California--State Offshore Natural Gas Plant Liquids Production...  

Gasoline and Diesel Fuel Update (EIA)

2014 Next Release Date: 10312014 Referring Pages: NGPL Production, Gaseous Equivalent at Processing Plants California State Offshore Natural Gas Gross Withdrawals and Production...

229

Louisiana (with State Offshore) Natural Gas Plant Liquids, Expected...  

Gasoline and Diesel Fuel Update (EIA)

Expected Future Production (Million Barrels) Louisiana (with State Offshore) Natural Gas Plant Liquids, Expected Future Production (Million Barrels) Decade Year-0 Year-1 Year-2...

230

Mississippi (with State Offshore) Natural Gas Plant Liquids,...  

Gasoline and Diesel Fuel Update (EIA)

Expected Future Production (Million Barrels) Mississippi (with State Offshore) Natural Gas Plant Liquids, Expected Future Production (Million Barrels) Decade Year-0 Year-1 Year-2...

231

Alaska (with Total Offshore) Natural Gas Plant Liquids, Expected...  

Annual Energy Outlook 2013 [U.S. Energy Information Administration (EIA)]

Expected Future Production (Million Barrels) Alaska (with Total Offshore) Natural Gas Plant Liquids, Expected Future Production (Million Barrels) Decade Year-0 Year-1 Year-2 Year-3...

232

Mississippi (with State Offshore) Natural Gas Plant Liquids,...  

Gasoline and Diesel Fuel Update (EIA)

Reserves Based Production (Million Barrels) Mississippi (with State Offshore) Natural Gas Plant Liquids, Reserves Based Production (Million Barrels) Decade Year-0 Year-1 Year-2...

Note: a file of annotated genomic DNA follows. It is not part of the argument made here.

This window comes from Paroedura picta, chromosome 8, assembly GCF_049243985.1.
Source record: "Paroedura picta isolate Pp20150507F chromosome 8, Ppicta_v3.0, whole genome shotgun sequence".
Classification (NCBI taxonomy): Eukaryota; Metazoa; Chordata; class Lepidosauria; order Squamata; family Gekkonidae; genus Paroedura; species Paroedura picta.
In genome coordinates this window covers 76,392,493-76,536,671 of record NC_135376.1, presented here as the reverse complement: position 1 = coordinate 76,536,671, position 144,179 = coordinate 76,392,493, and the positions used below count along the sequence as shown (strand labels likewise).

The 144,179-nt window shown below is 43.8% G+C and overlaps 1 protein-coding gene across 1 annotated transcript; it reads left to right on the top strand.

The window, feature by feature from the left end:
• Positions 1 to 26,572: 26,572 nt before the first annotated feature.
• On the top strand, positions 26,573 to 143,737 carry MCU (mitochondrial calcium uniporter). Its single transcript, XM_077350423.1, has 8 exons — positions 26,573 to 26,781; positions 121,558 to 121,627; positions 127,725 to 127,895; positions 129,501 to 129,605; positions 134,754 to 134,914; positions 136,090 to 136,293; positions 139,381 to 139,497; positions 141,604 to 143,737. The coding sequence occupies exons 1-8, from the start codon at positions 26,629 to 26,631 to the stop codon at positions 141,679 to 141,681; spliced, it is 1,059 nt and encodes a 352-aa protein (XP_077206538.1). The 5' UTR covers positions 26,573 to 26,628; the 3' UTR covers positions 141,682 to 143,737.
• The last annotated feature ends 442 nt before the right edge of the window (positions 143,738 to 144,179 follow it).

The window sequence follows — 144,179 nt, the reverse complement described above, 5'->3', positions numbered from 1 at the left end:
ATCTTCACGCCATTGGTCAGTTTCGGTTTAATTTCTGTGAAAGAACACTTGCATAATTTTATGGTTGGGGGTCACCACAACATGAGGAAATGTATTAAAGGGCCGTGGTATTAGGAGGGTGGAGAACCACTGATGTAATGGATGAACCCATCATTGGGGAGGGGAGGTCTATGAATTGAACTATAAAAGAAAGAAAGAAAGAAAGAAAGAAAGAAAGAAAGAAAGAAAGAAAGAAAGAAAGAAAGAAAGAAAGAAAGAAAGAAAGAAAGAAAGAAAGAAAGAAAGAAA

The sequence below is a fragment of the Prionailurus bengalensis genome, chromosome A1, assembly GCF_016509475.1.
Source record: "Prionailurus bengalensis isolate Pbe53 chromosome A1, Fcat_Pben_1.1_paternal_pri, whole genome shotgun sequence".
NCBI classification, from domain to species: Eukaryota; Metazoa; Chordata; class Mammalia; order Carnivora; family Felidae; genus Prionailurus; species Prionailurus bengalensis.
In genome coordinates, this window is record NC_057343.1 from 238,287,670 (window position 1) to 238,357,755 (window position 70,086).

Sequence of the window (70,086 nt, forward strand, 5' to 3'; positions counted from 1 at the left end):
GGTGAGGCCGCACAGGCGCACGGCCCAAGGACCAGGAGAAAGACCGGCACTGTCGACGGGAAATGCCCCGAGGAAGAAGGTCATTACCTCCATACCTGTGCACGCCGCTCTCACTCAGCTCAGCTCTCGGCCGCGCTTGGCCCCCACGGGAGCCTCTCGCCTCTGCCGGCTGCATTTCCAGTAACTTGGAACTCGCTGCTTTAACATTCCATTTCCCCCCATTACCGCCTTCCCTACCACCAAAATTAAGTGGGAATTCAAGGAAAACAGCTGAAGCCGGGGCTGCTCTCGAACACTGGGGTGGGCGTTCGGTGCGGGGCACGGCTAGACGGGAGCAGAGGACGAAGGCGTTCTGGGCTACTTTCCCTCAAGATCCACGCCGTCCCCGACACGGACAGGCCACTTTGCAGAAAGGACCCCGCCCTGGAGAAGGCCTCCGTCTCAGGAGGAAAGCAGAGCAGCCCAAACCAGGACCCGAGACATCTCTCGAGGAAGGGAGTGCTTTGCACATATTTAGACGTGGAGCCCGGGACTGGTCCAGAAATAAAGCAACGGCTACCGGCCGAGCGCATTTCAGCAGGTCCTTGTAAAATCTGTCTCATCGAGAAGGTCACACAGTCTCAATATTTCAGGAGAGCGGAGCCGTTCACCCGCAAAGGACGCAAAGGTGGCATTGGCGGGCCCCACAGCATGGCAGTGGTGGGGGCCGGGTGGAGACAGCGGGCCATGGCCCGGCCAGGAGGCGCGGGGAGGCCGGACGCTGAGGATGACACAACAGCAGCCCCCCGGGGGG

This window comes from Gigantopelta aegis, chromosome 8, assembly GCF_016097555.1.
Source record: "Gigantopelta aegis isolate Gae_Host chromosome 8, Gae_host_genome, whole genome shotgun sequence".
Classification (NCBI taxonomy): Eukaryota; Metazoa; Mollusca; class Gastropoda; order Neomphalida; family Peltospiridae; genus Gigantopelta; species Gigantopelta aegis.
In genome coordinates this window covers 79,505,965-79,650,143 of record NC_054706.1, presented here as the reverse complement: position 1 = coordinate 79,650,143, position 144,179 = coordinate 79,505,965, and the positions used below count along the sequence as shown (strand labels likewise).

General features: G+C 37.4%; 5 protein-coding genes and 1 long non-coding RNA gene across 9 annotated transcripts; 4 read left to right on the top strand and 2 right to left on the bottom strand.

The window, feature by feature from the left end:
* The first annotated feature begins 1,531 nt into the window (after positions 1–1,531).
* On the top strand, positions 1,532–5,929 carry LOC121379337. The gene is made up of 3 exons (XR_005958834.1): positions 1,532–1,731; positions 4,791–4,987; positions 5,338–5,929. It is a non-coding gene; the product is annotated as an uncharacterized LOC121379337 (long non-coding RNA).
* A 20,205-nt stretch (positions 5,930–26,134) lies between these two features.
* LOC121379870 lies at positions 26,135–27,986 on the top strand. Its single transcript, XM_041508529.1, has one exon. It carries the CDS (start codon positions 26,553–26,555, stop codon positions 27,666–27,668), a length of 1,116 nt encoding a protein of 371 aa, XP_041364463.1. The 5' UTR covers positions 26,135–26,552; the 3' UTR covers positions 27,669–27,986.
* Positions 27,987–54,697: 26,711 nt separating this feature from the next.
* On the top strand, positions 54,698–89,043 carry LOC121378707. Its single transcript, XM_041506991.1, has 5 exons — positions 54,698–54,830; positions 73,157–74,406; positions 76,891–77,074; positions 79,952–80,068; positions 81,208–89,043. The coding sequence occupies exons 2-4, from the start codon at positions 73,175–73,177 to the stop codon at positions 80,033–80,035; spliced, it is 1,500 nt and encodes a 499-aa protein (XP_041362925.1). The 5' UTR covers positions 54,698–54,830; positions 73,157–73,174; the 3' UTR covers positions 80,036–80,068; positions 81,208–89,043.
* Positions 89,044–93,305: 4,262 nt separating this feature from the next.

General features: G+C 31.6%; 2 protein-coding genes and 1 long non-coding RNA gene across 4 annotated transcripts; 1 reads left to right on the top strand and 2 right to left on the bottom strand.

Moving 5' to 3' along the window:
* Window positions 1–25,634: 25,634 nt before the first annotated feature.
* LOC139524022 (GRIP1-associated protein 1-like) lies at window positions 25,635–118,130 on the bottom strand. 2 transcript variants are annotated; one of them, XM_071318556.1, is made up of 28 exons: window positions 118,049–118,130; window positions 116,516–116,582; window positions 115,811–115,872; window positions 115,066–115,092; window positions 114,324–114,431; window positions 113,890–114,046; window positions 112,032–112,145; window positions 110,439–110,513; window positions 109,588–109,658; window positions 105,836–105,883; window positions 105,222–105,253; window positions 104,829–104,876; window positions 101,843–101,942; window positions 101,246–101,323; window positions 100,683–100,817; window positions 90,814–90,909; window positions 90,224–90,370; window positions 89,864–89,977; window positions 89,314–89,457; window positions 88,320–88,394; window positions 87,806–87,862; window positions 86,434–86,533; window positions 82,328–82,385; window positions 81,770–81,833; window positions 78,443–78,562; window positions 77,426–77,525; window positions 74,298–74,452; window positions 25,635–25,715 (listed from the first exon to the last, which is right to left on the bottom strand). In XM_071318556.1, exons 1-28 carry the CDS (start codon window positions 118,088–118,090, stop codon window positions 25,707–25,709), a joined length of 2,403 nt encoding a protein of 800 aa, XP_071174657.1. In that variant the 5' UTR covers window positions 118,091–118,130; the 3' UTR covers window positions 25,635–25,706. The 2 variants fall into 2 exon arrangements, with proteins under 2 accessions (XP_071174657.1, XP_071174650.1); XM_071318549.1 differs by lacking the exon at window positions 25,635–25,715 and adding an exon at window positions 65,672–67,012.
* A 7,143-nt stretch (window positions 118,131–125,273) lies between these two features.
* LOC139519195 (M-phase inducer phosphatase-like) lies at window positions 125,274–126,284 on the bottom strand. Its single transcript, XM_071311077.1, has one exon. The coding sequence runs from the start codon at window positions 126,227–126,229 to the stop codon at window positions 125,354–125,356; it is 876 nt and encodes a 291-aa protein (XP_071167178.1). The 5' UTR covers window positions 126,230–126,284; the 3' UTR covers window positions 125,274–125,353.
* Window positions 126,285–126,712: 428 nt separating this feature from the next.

233

Alabama (with State Offshore) Natural Gas Plant Liquids, Reserves...  

Gasoline and Diesel Fuel Update (EIA)

Reserves Based Production (Million Barrels) Alabama (with State Offshore) Natural Gas Plant Liquids, Reserves Based Production (Million Barrels) Decade Year-0 Year-1 Year-2 Year-3...

234

Texas (with State Offshore) Natural Gas Plant Liquids, Reserves...  

Annual Energy Outlook 2013 [U.S. Energy Information Administration (EIA)]

Reserves Based Production (Million Barrels) Texas (with State Offshore) Natural Gas Plant Liquids, Reserves Based Production (Million Barrels) Decade Year-0 Year-1 Year-2 Year-3...

235

Lower 48 Federal Offshore Natural Gas Plant Liquids, Reserves...  

Gasoline and Diesel Fuel Update (EIA)

Reserves Based Production (Million Barrels) Lower 48 Federal Offshore Natural Gas Plant Liquids, Reserves Based Production (Million Barrels) Decade Year-0 Year-1 Year-2 Year-3...

236

,"New York Natural Gas Lease and Plant Fuel Consumption (MMcf...  

U.S. Energy Information Administration (EIA) Indexed Site

Name","Description"," Of Series","Frequency","Latest Data for" ,"Data 1","New York Natural Gas Lease and Plant Fuel Consumption (MMcf)",1,"Annual",1998 ,"Release...

237

Specific features of the schematic solutions adopted in the steam turbine units produced by the Ural Turbine Works and used as part of combined-cycle plants  

Science Journals Connector (OSTI)

Specific features of the schematic solutions adopted in the steam turbine units designed and produced by the Ural Turbine Works for use as part of combined-cycle plants are considered.

A. A. Gol’dberg; T. L. Shibaev; H. C. Paneque Aguilera…

2013-08-01T23:59:59.000Z

238

Steam-Modified-Gas-Solid- Chromatography: A Complementary Technique for Organic Pollutant Survey  

Science Journals Connector (OSTI)

......deter- mining either the water or atmospheric organic pollution on...preconcentration steps for atmospheric pollutants or pollutant removal from water, which both could be...diagram of the steam generator, which can be adapted......

C.L. Guillemin; F. Martinez; S. Thiault

1979-12-01T23:59:59.000Z

239

Alkali Separation in Steam Injected Cyclone Wood Powder Gasifier for Gas Turbine Application  

Science Journals Connector (OSTI)

Cyclone gasification of wood powder at atmospheric pressure has been studied. The cyclone gasifier works as a particle separator as well ... cyclone with air or air/steam as transport medium. The effects of stoch...